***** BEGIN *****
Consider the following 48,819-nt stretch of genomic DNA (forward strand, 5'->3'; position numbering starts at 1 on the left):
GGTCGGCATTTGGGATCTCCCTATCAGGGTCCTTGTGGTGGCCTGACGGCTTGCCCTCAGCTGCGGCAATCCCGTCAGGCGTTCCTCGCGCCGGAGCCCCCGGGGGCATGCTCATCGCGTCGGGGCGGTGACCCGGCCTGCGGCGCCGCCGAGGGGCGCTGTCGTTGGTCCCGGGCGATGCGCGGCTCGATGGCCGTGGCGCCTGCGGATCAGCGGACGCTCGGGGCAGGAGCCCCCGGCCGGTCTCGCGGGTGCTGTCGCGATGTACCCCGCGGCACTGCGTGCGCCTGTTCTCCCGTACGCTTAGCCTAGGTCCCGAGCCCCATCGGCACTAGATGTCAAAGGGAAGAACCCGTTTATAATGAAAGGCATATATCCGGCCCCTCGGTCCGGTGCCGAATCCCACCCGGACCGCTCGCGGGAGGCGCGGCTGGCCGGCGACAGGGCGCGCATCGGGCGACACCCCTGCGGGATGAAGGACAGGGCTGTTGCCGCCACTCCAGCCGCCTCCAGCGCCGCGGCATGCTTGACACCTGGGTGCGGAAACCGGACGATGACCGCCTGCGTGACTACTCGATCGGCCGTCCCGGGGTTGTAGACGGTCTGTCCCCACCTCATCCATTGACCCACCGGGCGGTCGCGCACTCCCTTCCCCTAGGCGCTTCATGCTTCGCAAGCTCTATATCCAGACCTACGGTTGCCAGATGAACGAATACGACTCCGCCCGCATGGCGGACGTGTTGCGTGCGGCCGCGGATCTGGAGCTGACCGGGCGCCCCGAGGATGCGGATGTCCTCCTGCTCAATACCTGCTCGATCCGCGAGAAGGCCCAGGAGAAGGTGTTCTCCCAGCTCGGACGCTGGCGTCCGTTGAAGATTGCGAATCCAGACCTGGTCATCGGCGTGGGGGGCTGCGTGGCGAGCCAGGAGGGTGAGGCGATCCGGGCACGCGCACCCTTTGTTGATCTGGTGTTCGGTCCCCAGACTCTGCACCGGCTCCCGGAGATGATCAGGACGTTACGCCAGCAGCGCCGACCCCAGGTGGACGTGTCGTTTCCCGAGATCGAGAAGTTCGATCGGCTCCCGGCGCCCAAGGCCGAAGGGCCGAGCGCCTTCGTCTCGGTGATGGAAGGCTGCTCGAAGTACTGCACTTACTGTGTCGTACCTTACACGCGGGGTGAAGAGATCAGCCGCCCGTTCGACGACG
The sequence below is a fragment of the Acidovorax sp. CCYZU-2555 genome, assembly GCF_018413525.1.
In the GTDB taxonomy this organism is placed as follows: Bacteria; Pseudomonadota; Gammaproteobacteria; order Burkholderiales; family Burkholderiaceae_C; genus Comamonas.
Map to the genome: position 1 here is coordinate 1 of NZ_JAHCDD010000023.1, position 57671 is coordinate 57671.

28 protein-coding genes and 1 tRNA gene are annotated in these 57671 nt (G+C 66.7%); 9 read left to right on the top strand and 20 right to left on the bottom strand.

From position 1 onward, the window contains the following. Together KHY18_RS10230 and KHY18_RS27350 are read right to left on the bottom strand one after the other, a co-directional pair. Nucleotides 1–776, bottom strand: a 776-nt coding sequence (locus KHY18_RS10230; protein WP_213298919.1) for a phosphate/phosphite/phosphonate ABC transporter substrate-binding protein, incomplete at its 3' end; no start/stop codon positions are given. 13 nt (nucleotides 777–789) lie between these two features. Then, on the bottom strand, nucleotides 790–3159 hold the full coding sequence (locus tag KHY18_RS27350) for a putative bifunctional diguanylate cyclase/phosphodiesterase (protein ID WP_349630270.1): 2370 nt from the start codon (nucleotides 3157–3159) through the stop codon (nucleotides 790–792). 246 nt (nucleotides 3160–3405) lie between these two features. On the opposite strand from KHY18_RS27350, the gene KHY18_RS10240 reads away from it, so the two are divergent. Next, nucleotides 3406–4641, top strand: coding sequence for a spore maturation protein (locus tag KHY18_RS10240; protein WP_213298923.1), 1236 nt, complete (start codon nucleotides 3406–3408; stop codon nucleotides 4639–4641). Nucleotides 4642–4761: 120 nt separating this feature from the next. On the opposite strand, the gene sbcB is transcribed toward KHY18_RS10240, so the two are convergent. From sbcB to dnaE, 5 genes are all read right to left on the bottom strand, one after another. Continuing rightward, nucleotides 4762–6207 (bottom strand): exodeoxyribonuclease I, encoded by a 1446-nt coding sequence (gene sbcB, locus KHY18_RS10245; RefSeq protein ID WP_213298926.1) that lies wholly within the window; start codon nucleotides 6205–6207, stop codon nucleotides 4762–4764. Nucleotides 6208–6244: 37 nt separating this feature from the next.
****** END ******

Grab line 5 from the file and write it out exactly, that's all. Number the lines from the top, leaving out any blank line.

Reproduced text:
Map to the genome: position 1 here is coordinate 1 of NZ_JAHCDD010000023.1, position 57671 is coordinate 57671.